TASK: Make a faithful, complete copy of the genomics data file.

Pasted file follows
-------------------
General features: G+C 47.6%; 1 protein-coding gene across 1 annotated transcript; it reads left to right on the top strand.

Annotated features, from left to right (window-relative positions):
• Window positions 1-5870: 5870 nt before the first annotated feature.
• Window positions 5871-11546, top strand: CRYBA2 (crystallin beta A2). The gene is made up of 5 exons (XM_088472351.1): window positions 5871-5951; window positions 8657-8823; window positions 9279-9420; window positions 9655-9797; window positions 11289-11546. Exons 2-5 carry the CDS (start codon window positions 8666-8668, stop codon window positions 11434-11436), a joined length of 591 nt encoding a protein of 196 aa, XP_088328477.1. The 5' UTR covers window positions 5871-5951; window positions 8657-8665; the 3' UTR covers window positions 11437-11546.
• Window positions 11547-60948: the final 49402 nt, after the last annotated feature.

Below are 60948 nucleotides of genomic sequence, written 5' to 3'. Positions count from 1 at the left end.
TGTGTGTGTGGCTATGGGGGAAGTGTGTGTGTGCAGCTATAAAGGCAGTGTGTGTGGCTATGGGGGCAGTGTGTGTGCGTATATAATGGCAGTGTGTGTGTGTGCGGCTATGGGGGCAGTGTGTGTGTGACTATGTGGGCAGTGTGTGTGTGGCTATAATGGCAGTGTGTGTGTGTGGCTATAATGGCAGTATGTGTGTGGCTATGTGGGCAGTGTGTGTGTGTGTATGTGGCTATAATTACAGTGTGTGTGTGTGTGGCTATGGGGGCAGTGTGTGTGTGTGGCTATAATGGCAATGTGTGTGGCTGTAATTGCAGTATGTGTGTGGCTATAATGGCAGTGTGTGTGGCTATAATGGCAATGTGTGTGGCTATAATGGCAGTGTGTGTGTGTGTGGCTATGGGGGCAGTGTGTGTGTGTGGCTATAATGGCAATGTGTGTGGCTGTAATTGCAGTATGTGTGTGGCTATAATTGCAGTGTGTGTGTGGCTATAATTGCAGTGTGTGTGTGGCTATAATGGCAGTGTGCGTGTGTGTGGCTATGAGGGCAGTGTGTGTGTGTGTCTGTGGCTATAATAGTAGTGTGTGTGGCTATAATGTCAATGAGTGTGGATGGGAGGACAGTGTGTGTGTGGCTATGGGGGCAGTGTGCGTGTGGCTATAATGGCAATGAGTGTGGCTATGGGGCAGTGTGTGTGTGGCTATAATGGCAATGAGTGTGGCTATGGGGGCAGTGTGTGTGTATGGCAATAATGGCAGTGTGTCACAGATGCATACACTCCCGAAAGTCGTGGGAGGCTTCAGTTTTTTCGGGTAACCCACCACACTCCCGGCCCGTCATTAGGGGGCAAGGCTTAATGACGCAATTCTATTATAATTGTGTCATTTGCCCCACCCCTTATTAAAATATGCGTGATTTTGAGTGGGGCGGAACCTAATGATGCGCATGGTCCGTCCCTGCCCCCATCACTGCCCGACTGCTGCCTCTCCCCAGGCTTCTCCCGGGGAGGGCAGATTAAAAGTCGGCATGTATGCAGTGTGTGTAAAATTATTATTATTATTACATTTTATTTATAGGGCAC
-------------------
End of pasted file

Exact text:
General features: G+C 47.6%; 1 protein-coding gene across 1 annotated transcript; it reads left to right on the top strand.

Annotated features, from left to right (window-relative positions):
• Window positions 1-5870: 5870 nt before the first annotated feature.
• Window positions 5871-11546, top strand: CRYBA2 (crystallin beta A2). The gene is made up of 5 exons (XM_088472351.1): window positions 5871-5951; window positions 8657-8823; window positions 9279-9420; window positions 9655-9797; window positions 11289-11546. Exons 2-5 carry the CDS (start codon window positions 8666-8668, stop codon window positions 11434-11436), a joined length of 591 nt encoding a protein of 196 aa, XP_088328477.1. The 5' UTR covers window positions 5871-5951; window positions 8657-8665; the 3' UTR covers window positions 11437-11546.
• Window positions 11547-60948: the final 49402 nt, after the last annotated feature.

Below are 60948 nucleotides of genomic sequence, written 5' to 3'. Positions count from 1 at the left end.
TGTGTGTGTGGCTATGGGGGAAGTGTGTGTGTGCAGCTATAAAGGCAGTGTGTGTGGCTATGGGGGCAGTGTGTGTGCGTATATAATGGCAGTGTGTGTGTGTGCGGCTATGGGGGCAGTGTGTGTGTGACTATGTGGGCAGTGTGTGTGTGGCTATAATGGCAGTGTGTGTGTGTGGCTATAATGGCAGTATGTGTGTGGCTATGTGGGCAGTGTGTGTGTGTGTATGTGGCTATAATTACAGTGTGTGTGTGTGTGGCTATGGGGGCAGTGTGTGTGTGTGGCTATAATGGCAATGTGTGTGGCTGTAATTGCAGTATGTGTGTGGCTATAATGGCAGTGTGTGTGGCTATAATGGCAATGTGTGTGGCTATAATGGCAGTGTGTGTGTGTGTGGCTATGGGGGCAGTGTGTGTGTGTGGCTATAATGGCAATGTGTGTGGCTGTAATTGCAGTATGTGTGTGGCTATAATTGCAGTGTGTGTGTGGCTATAATTGCAGTGTGTGTGTGGCTATAATGGCAGTGTGCGTGTGTGTGGCTATGAGGGCAGTGTGTGTGTGTGTCTGTGGCTATAATAGTAGTGTGTGTGGCTATAATGTCAATGAGTGTGGATGGGAGGACAGTGTGTGTGTGGCTATGGGGGCAGTGTGCGTGTGGCTATAATGGCAATGAGTGTGGCTATGGGGCAGTGTGTGTGTGGCTATAATGGCAATGAGTGTGGCTATGGGGGCAGTGTGTGTGTATGGCAATAATGGCAGTGTGTCACAGATGCATACACTCCCGAAAGTCGTGGGAGGCTTCAGTTTTTTCGGGTAACCCACCACACTCCCGGCCCGTCATTAGGGGGCAAGGCTTAATGACGCAATTCTATTATAATTGTGTCATTTGCCCCACCCCTTATTAAAATATGCGTGATTTTGAGTGGGGCGGAACCTAATGATGCGCATGGTCCGTCCCTGCCCCCATCACTGCCCGACTGCTGCCTCTCCCCAGGCTTCTCCCGGGGAGGGCAGATTAAAAGTCGGCATGTATGCAGTGTGTGTAAAATTATTATTATTATTACATTTTATTTATAGGGCAC